JS Capsules: Array.splice() vs Array.slice()

JS Capsules: Array.splice() vs Array.slice()

Divine Orji's photo
Divine Orji
·Jan 8, 2022·

4 min read

Subscribe to my newsletter and never miss my upcoming articles

Table of contents

  • Introduction
  • Array.splice()
  • Array.slice()
  • Conclusion
  • Further Reading

Introduction

While working with arrays, most developers often find it challenging to differentiate between Array.prototype.splice() and Array.prototype.slice().

In this article, we will look at these two array methods, understand how they work, and know when to use each one.


Array.splice()

Syntax

Array.splice(startIndex, deleteCount, newElement);

Key things to note

  • This method modifies an existing array.
  • It takes in three parameters: startIndex, deleteCount(optional), and newElement(optional).
  • startIndex indicates which index of the array to start from.
  • deleteCount indicates how many elements to remove from the array.
  • newElement contains any element(s) to add to the array from the startIndex.

Examples

Our initial array

// ==== Array.prototype.splice() ====
// INITIAL ARRAY
const gadgets = ['phone', 'laptop', 'headphones', 'earbuds'];

Example 1

// ==== Example 1 ====
/*
Starting from index 3,
-> remove 0 elements
-> add 'solar lamp', 'clock', 'watch'
*/
gadgets.splice(3, 0, 'solar lamp', 'clock', 'watch');

// -> print to console
console.log(gadgets);

/*
[
  'phone',
  'laptop',
  'headphones',
  'solar lamp',
  'clock',
  'watch',
  'earbuds'
]
*/

Here we did the following:

  • Inserted 'solar lamp', 'clock', and 'watch' in the gadgets array, starting from index 3.
  • The second parameter - 0 - means no existing element of the array gets replaced.
  • We printed our updated gadgets to the console.

Example 2

// ==== Example 2 ====
/*
Starting from index 5 in our updated gadgets[] array,
-> remove 1 element
-> add 'smart watch'
*/
gadgets.splice(5, 1, 'smart watch');

// -> print to console
console.log(gadgets);

/*
[
  'phone',
  'laptop',
  'headphones',
  'solar lamp',
  'clock',
  'smart watch',
  'earbuds'
]
*/

In the code above, we did the following:

  • Removed one element from our updated gadgets array, starting from index 5.
  • Added 'smart watch' to the array at index 5.
  • Printed our updated gadgets array to the console.

Example 3

// ==== Example 3 ====
/*
Starting from index 3 in our updated gadgets[] array,
-> remove 2 elements
*/
gadgets.splice(3, 2);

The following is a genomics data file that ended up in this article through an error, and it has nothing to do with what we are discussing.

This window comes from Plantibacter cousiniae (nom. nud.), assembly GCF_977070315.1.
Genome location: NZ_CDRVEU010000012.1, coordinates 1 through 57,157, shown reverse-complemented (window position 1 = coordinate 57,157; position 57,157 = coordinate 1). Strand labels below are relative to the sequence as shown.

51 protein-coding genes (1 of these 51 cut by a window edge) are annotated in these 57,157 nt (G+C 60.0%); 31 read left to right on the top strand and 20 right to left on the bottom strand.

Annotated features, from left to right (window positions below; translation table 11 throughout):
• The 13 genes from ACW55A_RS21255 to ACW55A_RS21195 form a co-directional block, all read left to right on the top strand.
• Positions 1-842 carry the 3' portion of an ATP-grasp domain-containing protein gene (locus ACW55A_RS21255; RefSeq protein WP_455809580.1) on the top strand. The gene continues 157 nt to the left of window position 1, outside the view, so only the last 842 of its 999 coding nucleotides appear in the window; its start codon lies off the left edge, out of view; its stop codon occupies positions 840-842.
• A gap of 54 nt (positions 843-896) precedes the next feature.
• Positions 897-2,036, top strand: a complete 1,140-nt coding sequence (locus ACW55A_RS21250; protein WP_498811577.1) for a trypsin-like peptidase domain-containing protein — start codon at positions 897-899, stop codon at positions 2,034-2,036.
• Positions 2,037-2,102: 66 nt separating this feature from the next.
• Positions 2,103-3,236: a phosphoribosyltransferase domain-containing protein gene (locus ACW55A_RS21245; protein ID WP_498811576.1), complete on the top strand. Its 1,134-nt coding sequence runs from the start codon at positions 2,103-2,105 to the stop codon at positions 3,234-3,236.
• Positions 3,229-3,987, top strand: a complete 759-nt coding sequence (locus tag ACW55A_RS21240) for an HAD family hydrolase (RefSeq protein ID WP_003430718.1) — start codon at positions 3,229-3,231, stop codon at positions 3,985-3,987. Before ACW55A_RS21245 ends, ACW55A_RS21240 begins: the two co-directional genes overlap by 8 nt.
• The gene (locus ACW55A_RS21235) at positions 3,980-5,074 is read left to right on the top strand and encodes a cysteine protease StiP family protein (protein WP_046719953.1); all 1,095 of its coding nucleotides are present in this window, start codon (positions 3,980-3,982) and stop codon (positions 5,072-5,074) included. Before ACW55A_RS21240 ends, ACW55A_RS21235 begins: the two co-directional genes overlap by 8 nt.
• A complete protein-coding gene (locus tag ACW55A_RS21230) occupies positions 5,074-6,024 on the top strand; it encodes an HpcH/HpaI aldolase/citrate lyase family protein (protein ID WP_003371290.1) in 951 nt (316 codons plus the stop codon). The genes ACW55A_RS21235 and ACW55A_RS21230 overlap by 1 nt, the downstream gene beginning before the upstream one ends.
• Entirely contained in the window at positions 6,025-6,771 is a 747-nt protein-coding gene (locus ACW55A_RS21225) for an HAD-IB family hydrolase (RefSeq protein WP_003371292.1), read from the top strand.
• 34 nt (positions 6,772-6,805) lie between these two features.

// -> print to console
console.log(gadgets);

/*
[ 'phone', 'laptop', 'headphones', 'smart watch', 'earbuds' ]
*/

Here, we did the following:

  • Removed two elements from our updated gadgets array from index 3.
  • Printed the gadgets array to the console in its current state.

Example 4

We can also get the values we removed with splice() by storing them in a variable:

// based on Example 3
const deletedGadgets = gadgets.splice(3, 2);
console.log(deletedGadgets)
/*
[ 'solar lamp', 'clock']
*/

Array.slice()

Syntax

Array.slice(startIndex, endIndex);

Key things to note

  • This method copies a specific range of elements into a new array.
  • The original array remains the same (it doesn't get modified).
  • It takes in two parameters: startIndex(optional) and endIndex(optional).
  • startIndex indicates where to begin copying elements.
  • endIndex indicates where to stop. The slice() method will not copy the element in this index.

Examples

Our initial array

// ==== Array.prototype.slice() ====
// INITIAL ARRAY
const grocery = [
  'tomatoes',
  'pumpkin leaves',
  'eggs',
  'meat',
  'fish',
  'onions',
];

Example 1

// ==== Example 1 ====
/*
-> copy all elements from index 2 to index 5 
    except the element at index 5
*/
let protein = grocery.slice(2, 5);

// -> print to console
console.log(protein);

/*
[ 'eggs', 'meat', 'fish' ]
*/

Here, we did the following:

  • Copied all elements from grocery[2] to grocery[5], except grocery[5].
  • Stored our copied elements as an array in a protein variable.

Example 2

If we specify only the startIndex, it will copy all the elements from that startIndex till the end of the array:

// ==== Example 2 ====
/*
-> copy all elements from index 1 to the end of the array
*/
const noTomatoes = grocery.slice(1);

// -> print to console
console.log(noTomatoes);

/*
[ 'pumpkin leaves', 'eggs', 'meat', 'fish', 'onions' ]
*/

Example 3

If our startIndex is negative, it will count backward from the end of the array and copy the last n elements:

// ==== Example 3 ====
/*
-> copy three elements backward from the end of the array
*/
const lastThree = grocery.slice(-3);

// -> print to console
console.log(lastThree);

/*
[ 'meat', 'fish', 'onions' ]
*/

Conclusion

These two array methods - splice() and slice() - might be tricky to understand at first, but with careful practice, we can learn to differentiate between them and apply the right one for our specific use case. An excellent tip to remember is: splice() modifies the existing array while slice() copies it without any modifications.


Further Reading

 
Share this